It's kind strange to think of him this way, but I believe that Jesus was the ultimate small-group Bible study leader. This article will examine that claim in light of Jesus' fitness to teach spiritual truth, his audience, his goals, his values, his methods, and his results as a group leader.
The six explorations in this article are a combination of my own study and the influence of a book written by J. M. Price in 1946 called Jesus the Teacher.
1. Jesus' Fitness to Teach Spiritual Truth
- Jesus lived authentically. The most important element in the qualification of any group leader is himself or herself. Our most effective lesson must be the authenticity with which we live our life. In Jesus' case, the authenticity of his life gave meaning to his teaching: "The people there were amazed at his teaching. He did not teach like their teachers of the law. He taught like a person who had authority" (Mark 1:22, ICB).
What about you? Do you live authentically with your group? Do they see your humanity along with your spirituality?
- Jesus desired to serve others. A small-group leader must have a desire to serve and help people understand spiritual truth. Jesus was not too proud to help anyone. He was not as much concerned about creeds, ceremonies, or proper procedure as he was about people. As Scripture says in Mark 6:34, Jesus saw people as "sheep without a shepherd."
What about you? Do you genuinely care for the people entrusted to your spiritual care? Are you willing to serve them with a "whatever it takes" attitude?
- Jesus believed in teaching. At least 45 times in the Gospels, Jesus was called "teacher." He was never called preacher. He even called himself "teacher" in John 13:13. In addition, he called his followers "disciples," which is a word that means "learner." That term is used 243 times in the Gospels. Jesus taught everywhere and anywhere, and at all times. He was constantly connecting real life experiences with eternal truth.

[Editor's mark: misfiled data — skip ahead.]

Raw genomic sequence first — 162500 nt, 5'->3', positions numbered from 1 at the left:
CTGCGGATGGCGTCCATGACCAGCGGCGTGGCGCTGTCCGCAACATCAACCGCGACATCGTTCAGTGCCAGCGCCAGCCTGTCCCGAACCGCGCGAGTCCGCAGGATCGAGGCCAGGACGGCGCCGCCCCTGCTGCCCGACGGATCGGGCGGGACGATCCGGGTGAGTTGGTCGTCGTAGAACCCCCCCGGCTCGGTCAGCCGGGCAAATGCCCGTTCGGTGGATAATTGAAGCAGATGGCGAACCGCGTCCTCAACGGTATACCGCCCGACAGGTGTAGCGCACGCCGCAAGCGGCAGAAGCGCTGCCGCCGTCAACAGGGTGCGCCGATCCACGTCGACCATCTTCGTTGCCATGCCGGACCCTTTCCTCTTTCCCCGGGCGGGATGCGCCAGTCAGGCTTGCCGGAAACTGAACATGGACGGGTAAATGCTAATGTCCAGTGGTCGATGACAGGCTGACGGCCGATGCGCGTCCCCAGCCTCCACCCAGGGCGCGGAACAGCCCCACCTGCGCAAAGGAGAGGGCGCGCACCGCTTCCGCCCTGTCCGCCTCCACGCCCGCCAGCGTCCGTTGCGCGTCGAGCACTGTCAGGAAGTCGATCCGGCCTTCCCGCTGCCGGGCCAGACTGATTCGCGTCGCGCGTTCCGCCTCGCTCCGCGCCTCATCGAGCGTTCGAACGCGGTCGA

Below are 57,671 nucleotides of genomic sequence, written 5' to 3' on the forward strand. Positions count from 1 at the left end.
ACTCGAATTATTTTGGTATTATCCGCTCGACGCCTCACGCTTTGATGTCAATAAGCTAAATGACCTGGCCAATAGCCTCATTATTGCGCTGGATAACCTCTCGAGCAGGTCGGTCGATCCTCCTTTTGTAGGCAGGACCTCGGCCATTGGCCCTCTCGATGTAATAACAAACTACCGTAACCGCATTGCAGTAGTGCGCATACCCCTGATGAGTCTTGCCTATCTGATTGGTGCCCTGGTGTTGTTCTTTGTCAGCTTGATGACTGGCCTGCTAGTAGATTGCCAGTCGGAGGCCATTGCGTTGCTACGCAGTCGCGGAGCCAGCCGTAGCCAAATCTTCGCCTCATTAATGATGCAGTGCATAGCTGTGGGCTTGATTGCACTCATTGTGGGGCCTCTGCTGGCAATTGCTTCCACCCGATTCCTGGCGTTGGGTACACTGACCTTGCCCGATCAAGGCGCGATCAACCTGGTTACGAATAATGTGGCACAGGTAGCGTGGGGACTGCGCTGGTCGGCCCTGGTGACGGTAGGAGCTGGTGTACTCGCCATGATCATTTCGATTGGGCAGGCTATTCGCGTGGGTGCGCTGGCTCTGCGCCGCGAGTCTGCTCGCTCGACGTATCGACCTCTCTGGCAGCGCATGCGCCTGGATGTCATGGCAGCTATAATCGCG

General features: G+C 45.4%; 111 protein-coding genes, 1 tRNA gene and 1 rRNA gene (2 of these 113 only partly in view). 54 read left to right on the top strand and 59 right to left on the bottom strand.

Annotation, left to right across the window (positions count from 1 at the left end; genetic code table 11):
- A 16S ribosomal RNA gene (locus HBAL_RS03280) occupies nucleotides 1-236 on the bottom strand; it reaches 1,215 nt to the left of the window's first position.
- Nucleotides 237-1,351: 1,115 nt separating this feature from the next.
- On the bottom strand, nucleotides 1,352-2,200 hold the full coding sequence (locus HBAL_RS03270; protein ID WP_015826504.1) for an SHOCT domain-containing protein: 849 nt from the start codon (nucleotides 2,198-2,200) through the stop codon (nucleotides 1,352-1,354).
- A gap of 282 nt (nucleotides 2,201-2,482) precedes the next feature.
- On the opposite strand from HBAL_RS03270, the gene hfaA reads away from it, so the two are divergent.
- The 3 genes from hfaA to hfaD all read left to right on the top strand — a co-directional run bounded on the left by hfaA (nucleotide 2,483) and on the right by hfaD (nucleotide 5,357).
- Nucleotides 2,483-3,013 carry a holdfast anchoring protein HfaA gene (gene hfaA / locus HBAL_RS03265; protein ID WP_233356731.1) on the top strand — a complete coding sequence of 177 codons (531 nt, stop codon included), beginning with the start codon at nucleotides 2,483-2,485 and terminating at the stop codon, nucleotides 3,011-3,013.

What about you? Do you work hard at making the truth of God simple enough to understand? Do you believe that the truths you share can really change the lives of those in your group?
- Jesus knew the Scriptures. A group leader should know and study the Bible, and Jesus consistently used the Scriptures to validate his teaching. Matthew 4:1–11 is a good example; so is Luke 24:27. During his ministry, Jesus quoted from at least 16 Old Testament books.
What about you? What kind of time do you put in at personally knowing the Scriptures? Do you practice Scripture memorization?
- Jesus understood people. A small-group leader must understood people in order to lead them. One cannot apply the Scriptures to the life of an individual until they understand that individual's needs. Indeed, John 2:25 says that Jesus knew what was in man, and Matthew 9:4 says that he knew what was in their hearts.
What about you? What kind of time do you invest in hanging out with the people in your group? Do you balance your time equally between Bible Study and hanging with people?
- Jesus used a variety of teaching methods. We will forever be learning from the skills of Jesus. He used methods with perfection. He used questions, lectures, stories, conversations, discussion, dramatics, objects, and demonstration—all to teach different people the truths of God.
What about you? Do you do the same thing every time you lead your group? What can you do to become more creative in teaching spiritual truth?
2. Jesus' Small-Group Audience
History and the Scriptures reveal to us that Jesus' small group of disciples were slow to understand his truth. Over and over again, Jesus had to explain and repeat what he had already taught them. At times, we may be discouraged when we sense a lack of life change in those we lead. But we can be encouraged when we compare our audience to the audience Jesus had in his groups. They were:
- Immature. John had an uncontrolled temper. Peter was not the rock that Jesus eventually developed him to be. Thomas doubted, and Judas was deceitful. But Jesus did not view himself as a failure because of his disciples' character flaws, and neither should we. After all, God's truth did eventually transform them.
What about you? Does the level of maturity your group members are at discourage you? Do you help them assess their spiritual journey and offer them next steps in spiritual development?
- Impulsive. Peter exemplified this trait perhaps more than the others. James and John were not called Sons of Thunder for any reason. And what about Simon the Zealot? These were hot-tempered, impulsive men.